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Professor Sarita Malik speaks at the Tate Modern Workshop Art and Inequality: New Perspectives

This post was originally written by Dr Photini Vrikki and published on the Creative Interruptions website.

Creative Interruptions PI, Sarita Malik, gave a talk at an event on Arts and Inequality at Tate Modern on 20 June. The talk was part of a workshop developed through a new partnership between Tate and The Atlantic Fellows for Social and Economic Equity (AFSEE) based at the LSE’s International Inequality Institute. Sarita’s talk focused on issues of racialised inequality and art and the ways in which the Creative Interruptions team is addressing the issue.

Racism is alive and well, says @_SaritaMalik. What we are trying to do is to unpack the relationship between race and creativity and how we can deconolise it beyond the several boundaries that exist, and take it beyond the limitations that sustain it. @Tate @LSEInequalities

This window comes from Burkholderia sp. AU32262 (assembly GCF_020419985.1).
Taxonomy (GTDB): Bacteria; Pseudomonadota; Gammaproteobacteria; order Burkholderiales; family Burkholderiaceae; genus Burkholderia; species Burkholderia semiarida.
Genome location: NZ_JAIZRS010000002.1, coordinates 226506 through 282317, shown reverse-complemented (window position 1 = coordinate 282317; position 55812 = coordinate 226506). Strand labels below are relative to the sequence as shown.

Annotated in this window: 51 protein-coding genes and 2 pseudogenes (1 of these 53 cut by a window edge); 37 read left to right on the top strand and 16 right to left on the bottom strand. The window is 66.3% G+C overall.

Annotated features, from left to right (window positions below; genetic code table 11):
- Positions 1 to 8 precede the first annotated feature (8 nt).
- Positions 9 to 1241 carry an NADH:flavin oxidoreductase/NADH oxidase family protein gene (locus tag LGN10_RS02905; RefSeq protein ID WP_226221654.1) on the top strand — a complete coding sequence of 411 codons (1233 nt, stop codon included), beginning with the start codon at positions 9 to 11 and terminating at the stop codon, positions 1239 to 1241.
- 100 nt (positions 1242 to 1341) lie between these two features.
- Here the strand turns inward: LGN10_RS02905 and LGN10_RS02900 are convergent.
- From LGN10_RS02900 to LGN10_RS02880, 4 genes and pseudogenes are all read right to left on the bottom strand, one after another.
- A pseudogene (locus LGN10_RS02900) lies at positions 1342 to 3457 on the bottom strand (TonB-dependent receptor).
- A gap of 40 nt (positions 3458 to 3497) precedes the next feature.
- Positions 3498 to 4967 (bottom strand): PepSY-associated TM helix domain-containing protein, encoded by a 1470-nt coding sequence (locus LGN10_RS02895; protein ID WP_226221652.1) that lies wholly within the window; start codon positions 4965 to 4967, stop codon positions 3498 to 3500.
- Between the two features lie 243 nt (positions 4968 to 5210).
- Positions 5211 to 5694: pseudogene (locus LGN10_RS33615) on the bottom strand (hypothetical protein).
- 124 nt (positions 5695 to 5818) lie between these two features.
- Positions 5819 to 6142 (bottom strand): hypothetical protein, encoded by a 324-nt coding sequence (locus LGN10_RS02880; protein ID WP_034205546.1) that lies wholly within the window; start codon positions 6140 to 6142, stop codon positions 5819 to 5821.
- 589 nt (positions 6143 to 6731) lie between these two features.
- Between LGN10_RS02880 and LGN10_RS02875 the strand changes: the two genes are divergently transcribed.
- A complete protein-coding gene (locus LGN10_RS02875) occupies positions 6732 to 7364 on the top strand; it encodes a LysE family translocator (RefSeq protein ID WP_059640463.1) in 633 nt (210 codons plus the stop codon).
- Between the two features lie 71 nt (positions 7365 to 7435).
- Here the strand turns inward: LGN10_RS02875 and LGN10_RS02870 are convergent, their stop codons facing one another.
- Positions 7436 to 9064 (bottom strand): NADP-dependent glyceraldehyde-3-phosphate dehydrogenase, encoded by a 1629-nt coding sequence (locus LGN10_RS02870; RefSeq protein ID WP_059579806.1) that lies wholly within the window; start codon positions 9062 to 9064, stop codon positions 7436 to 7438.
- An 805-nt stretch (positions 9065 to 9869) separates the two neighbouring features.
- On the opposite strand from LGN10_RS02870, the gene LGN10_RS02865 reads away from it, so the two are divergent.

— Creative Interruptions (@CreativeInterr) June 20, 2018

The workshop featured short presentations by artists, curators, activists and academics as prompts for wider discussions amongst participants. Other contributors included David A. Bailey (curator and photographer), Teresa Cisneros (curator and educator), Jeannette Ehlers (artist), Adam Kaasa (Royal College of Art), Amal Khalaf (Serpentine Galleries).

The worksop dealt with questions regarding the struggles for equality and how they continue to engage with issues of class, race, gender, sexuality, and ability. It explored the specific roles that art might play in tackling inequalities, the ways in which artists document or make visible forms of inequality and what impact might their work have in shaping political and economic debates in these areas. Other questions focused on the ways in which artists and institutions might be able work with communities and activists to reduce inequalities and in what ways might art and its institutions perpetuate inequalities.

“The social residence of race remains real in a depoliticised environment.” Says @_SaritaMalik “We need to find a new radical system that can rupture the disconnection between diversity in policy and diversity in practice.”

— Creative Interruptions (@CreativeInterr) June 20, 2018